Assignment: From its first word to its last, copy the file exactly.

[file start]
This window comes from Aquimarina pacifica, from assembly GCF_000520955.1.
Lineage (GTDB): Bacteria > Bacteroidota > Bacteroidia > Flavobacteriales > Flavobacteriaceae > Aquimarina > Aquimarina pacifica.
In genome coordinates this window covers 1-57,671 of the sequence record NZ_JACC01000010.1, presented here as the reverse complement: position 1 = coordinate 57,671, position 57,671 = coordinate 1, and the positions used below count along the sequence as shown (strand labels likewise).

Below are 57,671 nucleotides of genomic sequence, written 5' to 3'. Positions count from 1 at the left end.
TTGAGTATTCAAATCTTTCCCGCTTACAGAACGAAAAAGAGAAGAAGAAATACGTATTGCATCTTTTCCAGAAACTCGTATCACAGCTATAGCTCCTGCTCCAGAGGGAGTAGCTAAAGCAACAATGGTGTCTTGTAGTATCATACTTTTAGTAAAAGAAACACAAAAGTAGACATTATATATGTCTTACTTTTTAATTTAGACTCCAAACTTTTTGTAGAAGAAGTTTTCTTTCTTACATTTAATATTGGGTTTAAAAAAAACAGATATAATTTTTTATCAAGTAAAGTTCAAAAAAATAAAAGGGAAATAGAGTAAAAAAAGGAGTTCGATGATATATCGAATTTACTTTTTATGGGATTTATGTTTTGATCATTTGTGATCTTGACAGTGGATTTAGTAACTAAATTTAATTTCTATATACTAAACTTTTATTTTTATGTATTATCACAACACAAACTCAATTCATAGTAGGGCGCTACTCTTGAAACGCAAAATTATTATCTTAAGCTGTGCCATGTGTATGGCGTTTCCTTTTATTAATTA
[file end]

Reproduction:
This window comes from Aquimarina pacifica, from assembly GCF_000520955.1.
Lineage (GTDB): Bacteria > Bacteroidota > Bacteroidia > Flavobacteriales > Flavobacteriaceae > Aquimarina > Aquimarina pacifica.
In genome coordinates this window covers 1-57,671 of the sequence record NZ_JACC01000010.1, presented here as the reverse complement: position 1 = coordinate 57,671, position 57,671 = coordinate 1, and the positions used below count along the sequence as shown (strand labels likewise).

Below are 57,671 nucleotides of genomic sequence, written 5' to 3'. Positions count from 1 at the left end.
TTGAGTATTCAAATCTTTCCCGCTTACAGAACGAAAAAGAGAAGAAGAAATACGTATTGCATCTTTTCCAGAAACTCGTATCACAGCTATAGCTCCTGCTCCAGAGGGAGTAGCTAAAGCAACAATGGTGTCTTGTAGTATCATACTTTTAGTAAAAGAAACACAAAAGTAGACATTATATATGTCTTACTTTTTAATTTAGACTCCAAACTTTTTGTAGAAGAAGTTTTCTTTCTTACATTTAATATTGGGTTTAAAAAAAACAGATATAATTTTTTATCAAGTAAAGTTCAAAAAAATAAAAGGGAAATAGAGTAAAAAAAGGAGTTCGATGATATATCGAATTTACTTTTTATGGGATTTATGTTTTGATCATTTGTGATCTTGACAGTGGATTTAGTAACTAAATTTAATTTCTATATACTAAACTTTTATTTTTATGTATTATCACAACACAAACTCAATTCATAGTAGGGCGCTACTCTTGAAACGCAAAATTATTATCTTAAGCTGTGCCATGTGTATGGCGTTTCCTTTTATTAATTA